“He’s already done things above and beyond what other people are asked,” Cloutier said of Ouellette. “We’re getting to that place where it’s just about, ‘I don’t want it.'” 

Gil Arsenault, director of planning and code enforcement, said the project under consideration could have resulted in as many as 40 apartments for seniors.

In response to a recent request by the council to place further restrictions on the rezoning, civil engineering firm Sebago Technics did a wetland study that found no vernal pool. He said about 4,300 of the 10,000-square-foot wetland could be filled without a permit. 

Lachance, who was outspoken about the wetland impacts, said of the project, “If all the abutters thought this was a great idea, it would’ve been a done deal months ago.” 

Bruce Damon, chairman of the Planning Board, said the board resisted the project initially, but that the conditions put in place would have prevented many of the scenarios presented Tuesday. He said market rate projects from a private developer are hard to come by.

Councilor Joline Landry-Beem said she understands the need for senior housing, as a senior herself, and is thinking about downsizing. But, she said, she doesn’t think “this is the way our city should be going to get senior housing.”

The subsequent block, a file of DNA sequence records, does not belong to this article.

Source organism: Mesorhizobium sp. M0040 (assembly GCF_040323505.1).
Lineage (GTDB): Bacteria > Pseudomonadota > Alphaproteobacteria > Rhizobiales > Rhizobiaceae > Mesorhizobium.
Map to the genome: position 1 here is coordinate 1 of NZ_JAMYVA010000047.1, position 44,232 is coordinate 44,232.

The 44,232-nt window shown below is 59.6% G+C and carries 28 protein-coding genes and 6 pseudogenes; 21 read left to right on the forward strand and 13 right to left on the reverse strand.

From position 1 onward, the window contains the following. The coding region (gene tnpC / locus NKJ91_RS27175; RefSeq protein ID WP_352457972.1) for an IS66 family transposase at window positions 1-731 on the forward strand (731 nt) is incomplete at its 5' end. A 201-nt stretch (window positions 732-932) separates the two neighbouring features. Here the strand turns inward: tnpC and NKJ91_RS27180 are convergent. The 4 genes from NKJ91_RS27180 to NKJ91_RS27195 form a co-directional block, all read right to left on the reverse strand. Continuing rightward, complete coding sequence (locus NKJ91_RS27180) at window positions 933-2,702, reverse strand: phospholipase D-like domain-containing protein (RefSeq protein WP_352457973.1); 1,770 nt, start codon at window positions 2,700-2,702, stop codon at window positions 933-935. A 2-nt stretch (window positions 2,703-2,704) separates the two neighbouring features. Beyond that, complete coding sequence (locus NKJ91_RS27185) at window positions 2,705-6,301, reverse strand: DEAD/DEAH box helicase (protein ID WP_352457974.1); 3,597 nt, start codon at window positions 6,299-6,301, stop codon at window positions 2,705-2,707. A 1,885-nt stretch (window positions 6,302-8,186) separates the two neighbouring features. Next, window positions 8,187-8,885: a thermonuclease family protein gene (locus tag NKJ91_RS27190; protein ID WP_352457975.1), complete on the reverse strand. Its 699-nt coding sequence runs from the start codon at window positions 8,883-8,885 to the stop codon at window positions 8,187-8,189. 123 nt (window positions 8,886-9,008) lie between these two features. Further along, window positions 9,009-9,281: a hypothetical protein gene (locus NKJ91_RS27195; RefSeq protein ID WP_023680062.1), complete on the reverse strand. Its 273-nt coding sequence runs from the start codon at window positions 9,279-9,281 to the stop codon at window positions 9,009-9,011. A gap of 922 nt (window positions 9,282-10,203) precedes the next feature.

“This isn’t the place to do it,” she said.

Bouchard, also voting against, said neighbors bought a home in the neighborhood conservation A district abutting woods. With a rezoning, he said, it changes the rules. 

“I’m not going to vote for it. I hope the people up here will actually listen to you this time,” he said. 

Many in attendance on both sides of the issue cited the city’s recently enacted comprehensive plan to bolster their argument. The plan lists more senior housing as a major goal, but also lists maintaining green space and preserving residential neighborhoods. 

At one point, following a number of public comments, Ouellette told the abutting neighbors that he’d sell them the property for $150,000. 

“Nothing will happen to it,” he said. “Opportunity!”